A painting of William Shakespeare
What theaters did Shakespeare use and who was he?
William Shakespeare was an English poet and thought to be one of the best dramatists of all time. He used many theaters throughout his reign. This research paper includes not only facts on the Globe theater, but also discusses the Elizabethan Theater, and Shakespeare himself.
Top View of the Globe Theater. It's shape and open air roof can be observed.
The Globe Theater:
"The Globe was round or polygonal on the outside and probably round on the inside" (Seidal 1).
The Globe Theater would not be the same if it was not round. Same goes for the inside. Making the theater round is not only good for the all around view, but also for the sound. The sound would bounce off the walls and therefore make it a better hearing experience.
"....acting companies had played wherever they could rent space. Usually this would be in the courtyard of inns...It was natural, then, that the first theater built by Burbage should derive its shape and form from the inns" (Anderson 778).
If acting companies played wherever they could rent space, one would think the actors would have had to been good. Also, I believe it is neat the Globe was built and based off the form of the old inns which used to exist at the time and today.
"The plays were performed in the afternoon. Since the stage was open to the sky, there was no need for stage lighting" (Anderson 778).
This makes a lot of sense and is very resourceful. They could use artificial light when you have the sun, the ultimate natural light source. It makes a person wonder if they ever had plays at night, and what did they use as a light source. Candles maybe. it seems many candles would have to be used if plays were every held at night. It could make a larger fire hazard though.
“Globe Theatre was an early open-air English theater in London. Most of the great English playwright William Shakespeare's plays were first presented at the Globe" (Seidal 1).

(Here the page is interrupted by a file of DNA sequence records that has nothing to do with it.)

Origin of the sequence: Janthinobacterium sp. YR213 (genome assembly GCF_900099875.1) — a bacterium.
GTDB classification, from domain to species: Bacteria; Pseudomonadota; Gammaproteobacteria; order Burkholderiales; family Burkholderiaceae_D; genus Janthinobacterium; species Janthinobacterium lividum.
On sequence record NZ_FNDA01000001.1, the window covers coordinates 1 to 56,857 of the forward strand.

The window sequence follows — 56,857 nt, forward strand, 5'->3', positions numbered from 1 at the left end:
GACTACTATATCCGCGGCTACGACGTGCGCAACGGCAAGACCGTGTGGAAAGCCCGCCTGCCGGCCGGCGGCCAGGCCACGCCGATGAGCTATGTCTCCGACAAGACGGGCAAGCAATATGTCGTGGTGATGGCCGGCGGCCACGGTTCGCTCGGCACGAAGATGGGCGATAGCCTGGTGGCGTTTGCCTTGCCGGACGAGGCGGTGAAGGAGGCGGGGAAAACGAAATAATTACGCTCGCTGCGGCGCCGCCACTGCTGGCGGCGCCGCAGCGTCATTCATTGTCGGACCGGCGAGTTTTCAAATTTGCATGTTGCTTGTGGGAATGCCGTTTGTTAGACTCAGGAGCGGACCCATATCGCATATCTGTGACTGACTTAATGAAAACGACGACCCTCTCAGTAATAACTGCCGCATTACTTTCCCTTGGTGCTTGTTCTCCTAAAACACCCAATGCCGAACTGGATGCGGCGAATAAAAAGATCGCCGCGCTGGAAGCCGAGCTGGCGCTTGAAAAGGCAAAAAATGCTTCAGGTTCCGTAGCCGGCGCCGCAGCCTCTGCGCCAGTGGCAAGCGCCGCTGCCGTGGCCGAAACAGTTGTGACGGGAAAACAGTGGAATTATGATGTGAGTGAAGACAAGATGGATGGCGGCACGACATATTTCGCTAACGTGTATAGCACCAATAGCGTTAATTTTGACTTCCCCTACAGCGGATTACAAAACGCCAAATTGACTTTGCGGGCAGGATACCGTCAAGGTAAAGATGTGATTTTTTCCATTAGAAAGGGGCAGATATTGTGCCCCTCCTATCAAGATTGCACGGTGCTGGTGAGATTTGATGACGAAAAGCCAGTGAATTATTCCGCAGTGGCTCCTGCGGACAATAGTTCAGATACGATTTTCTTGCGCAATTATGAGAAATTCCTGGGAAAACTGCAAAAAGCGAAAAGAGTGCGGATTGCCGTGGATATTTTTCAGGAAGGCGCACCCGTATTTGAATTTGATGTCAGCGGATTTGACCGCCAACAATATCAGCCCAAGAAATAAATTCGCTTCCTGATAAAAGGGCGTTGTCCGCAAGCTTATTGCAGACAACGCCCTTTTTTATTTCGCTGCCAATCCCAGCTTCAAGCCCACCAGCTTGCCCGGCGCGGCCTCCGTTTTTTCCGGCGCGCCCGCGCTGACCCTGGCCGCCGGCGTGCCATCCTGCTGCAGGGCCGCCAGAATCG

If the Globe Theater was one of the early theaters, there could have been other theaters used as well. It makes one think if other theaters were also open air.
"In 1613, the Globe burned down. It was rebuilt on the same foundation and reopened in 1614. The Globe was shut down in 1642 and torn down in 1644. A reconstruction of the theater was completed 200 yards (183 meters) from the original site in 1996, and it officially opened in 1997" (Seidal 1).
Back to the fire hazards again. Candles could be a big problem, and it is a factor which could cause the fire at the Globe Theater. The damage must have been very bad because it took so long for the theater to be reconstructed.
"Its stage occupied the open-air space, with a pit in front for standing viewers. The stage was surrounded by several levels of seating" (Seidal 1).
An open-air space can be a benefit and a bothersome thing. The natural light for afternoon plays is economical and provided possibly better lighting. However, it could be a annoying thing because maybe toward the night or fall time it would be a lot colder in the theater since it was exposed.
"The brothers Cuthbert and Richard Burbage constructed the theater in 1599 from the timbers of London's first playhouse, called The Theatre. They erected the Globe in the area known as the Bank side on the south side of the River Thames in the suburb of Southwark. Shakespeare owned a modest percentage of the theater and its operations" (Seidal 1).